• Still Alive.

    Beltane                                                              Waxing Garlic Moon

    Oh, boy.  I’ve not gone a day without a post in a long time.  Yesterday went by so fast.

    Worked on Latin for a bit, but a brightening day pulled me outside.  I plucked tulip detritus out of a bed where some tomato plants needed to go.  These were full grown ones, liable to produce tomatoes as opposed to my healthy, but still immature seedling started back in April.

    At the Minnesota Hobby Beekeepers meeting Tuesday I learned that honey filling what could be brood frames means the bees in colonies 2 and 3 felt crowded.  I got out my honey supers, scraped them free of propolis, something I realized I could have done last fall, and excess wax, then plopped two each on 2 & 3.   These are the colonies that will be allowed to die out over the winter.  Colony 1 already has its 3rd hive box on with the queen producing brood at a quick pace.  All three of these colonies started out on drawn comb which reduces the initial work load significantly and allows the bees to focus on brood raising, foraging and honey and pollen collecting.

    All of this means Artemis hives have positioned themselves for the start of the honey flow.

    Then it was quick get into my nicer clothes for a 3 hour stint at the Netroots Convention in downtown Minneapolis.  I volunteered for service at the Sierra Club table in the convention’s exhibit hall.  We highlighted our Beyond Coal campaign.  I got into a snit with an organizer who felt that chairs should be anathema at tables.  He feels this creates a climate that forces staff and volunteers out into the stream of traffic, pressing cards and information into people’s hands, getting names and addresses.  At 64 standing on a concrete floor for 3 and 4 hours in a row is not something I choose to do.  A chair gives me an opportunity to take a break now and then.   Which I need.

    The organizer’s view saw volunteers as numbers useful for gaining more numbers, rather than people.  This is an instrumentalist view of the person, an error in judgment not unusual among utopians who willingly sacrifice today’s people in service of a better future.  It ignores the true and only reason for organizing which is to gain a better life for others, a better life which begins in the present, not in some imagined or hoped for more powerful future.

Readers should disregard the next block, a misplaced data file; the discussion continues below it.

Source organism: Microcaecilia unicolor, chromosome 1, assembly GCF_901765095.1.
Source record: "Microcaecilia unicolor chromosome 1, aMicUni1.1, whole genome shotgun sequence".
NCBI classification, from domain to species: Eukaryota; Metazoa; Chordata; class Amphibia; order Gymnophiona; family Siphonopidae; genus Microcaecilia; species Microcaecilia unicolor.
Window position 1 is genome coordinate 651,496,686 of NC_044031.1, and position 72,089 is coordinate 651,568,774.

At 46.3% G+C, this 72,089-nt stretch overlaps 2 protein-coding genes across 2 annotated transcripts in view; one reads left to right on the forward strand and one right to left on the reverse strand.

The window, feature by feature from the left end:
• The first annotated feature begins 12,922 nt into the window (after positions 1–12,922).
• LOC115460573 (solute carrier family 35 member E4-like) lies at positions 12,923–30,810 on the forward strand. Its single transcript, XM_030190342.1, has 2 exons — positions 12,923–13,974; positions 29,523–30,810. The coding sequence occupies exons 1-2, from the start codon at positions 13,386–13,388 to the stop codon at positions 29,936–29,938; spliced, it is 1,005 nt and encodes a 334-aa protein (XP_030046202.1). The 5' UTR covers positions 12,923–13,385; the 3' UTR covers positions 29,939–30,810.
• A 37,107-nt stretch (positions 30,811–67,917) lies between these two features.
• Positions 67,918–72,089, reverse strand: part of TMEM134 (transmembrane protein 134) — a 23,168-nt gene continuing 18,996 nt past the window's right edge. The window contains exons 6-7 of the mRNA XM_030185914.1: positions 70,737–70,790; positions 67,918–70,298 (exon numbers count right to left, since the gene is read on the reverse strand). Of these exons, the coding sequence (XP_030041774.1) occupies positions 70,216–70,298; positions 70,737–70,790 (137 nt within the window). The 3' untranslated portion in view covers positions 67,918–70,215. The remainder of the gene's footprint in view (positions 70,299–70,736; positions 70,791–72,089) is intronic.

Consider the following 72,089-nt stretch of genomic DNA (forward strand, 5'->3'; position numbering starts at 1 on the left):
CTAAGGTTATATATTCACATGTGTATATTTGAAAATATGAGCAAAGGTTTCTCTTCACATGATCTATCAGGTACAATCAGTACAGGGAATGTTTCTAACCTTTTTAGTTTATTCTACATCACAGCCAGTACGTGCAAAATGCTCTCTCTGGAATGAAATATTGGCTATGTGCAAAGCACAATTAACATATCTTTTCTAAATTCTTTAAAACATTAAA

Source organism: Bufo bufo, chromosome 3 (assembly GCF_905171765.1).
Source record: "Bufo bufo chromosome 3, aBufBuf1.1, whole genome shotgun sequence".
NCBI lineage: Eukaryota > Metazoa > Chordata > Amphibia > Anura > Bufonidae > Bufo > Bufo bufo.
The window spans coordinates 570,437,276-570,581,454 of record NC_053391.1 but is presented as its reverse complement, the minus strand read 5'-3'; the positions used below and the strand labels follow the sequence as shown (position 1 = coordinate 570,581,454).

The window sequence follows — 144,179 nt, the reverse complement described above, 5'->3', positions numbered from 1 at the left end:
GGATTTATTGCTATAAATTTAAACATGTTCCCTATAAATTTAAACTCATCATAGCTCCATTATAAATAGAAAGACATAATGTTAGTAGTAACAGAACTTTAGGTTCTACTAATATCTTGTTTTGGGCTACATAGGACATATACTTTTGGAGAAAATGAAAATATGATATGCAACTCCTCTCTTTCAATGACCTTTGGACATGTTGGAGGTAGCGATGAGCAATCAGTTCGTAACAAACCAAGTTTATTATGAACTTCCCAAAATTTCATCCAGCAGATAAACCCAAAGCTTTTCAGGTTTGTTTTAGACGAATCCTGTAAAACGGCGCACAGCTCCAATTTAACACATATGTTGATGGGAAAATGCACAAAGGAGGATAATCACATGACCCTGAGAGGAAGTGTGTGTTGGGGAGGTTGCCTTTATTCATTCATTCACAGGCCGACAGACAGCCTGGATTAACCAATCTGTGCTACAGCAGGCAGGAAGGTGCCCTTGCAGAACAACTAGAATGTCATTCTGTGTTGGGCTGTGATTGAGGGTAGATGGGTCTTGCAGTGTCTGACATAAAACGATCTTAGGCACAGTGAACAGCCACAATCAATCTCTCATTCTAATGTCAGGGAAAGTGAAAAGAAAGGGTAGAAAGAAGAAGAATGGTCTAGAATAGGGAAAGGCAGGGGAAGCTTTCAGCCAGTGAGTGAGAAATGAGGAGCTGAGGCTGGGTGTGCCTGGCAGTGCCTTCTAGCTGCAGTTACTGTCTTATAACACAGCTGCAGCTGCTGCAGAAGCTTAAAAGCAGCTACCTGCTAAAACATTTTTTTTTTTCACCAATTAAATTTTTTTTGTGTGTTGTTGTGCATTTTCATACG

Do we need to sacrifice to move our political ideas forward?  Of course.  Do we need to sacrifice our health and well-being?  Only in extreme situations.  Which the Netroots Convention in the Minneapolis Convention center is not.

    After three hours of hawking underwear (I’ll explain later) and moving beyond coal as a source of electrical generation, I drove over to the Walker where I began a two session seminar at the Walker Art Center on THE BLURRING OF ART AND LIFE: IMPACT OF MASS CULTURE ON ART. Taught by an art historian from Hamline College, Roslye Ultan, this seminar approaches modern and contemporary art especially since Dada and Marcel DuChamp.  There are ten or eleven of us in the class, all women save for me and all Walker guides save for me.

    This means I find in myself cast in the unusual role of traditionalist.  The MIA is an encyclopedic museum with an emphasis on the historicality and the geographicality of art from the earliest to the most recent, extending from a 20,000 year old Venus Figurine to a finished last year installation, Dreaming of St. Adorno by living artist, Siah Armajani.

    Roslye takes her art historical cue from DuChamp who said he wanted to put art in the service of the mind.  Rosalye has expanded on or extended this idea into an assertion that it is not the object that is the universal, transcendent work but the idea given form in the object.  Seemingly entrenching my traditionalist orientation, I disagreed, holding out for the work of art itself as the what that transcended time.

    She tried to tell me this was not right, but I am not easily budged by an argument from authority, so we had a tussle.  A mild one.  I backed off, as I often do in classroom settings, not wanting to waste other peoples time.  In this instance, as the class progressed, I found the tussle invigorated the class, gave it an edge and increased my focus.

    That was two instances of conflict in one day.  On the drive home I turned them both over in my mind, like teasing a hole in a tooth.  Was I too much in the argument with the organizer?  Yes, my tone was over the top.  Did I regret?  Tone, yes. Content, no.  I’ll apologize for the tone to him today.  But not the need to treat volunteers as people not instruments.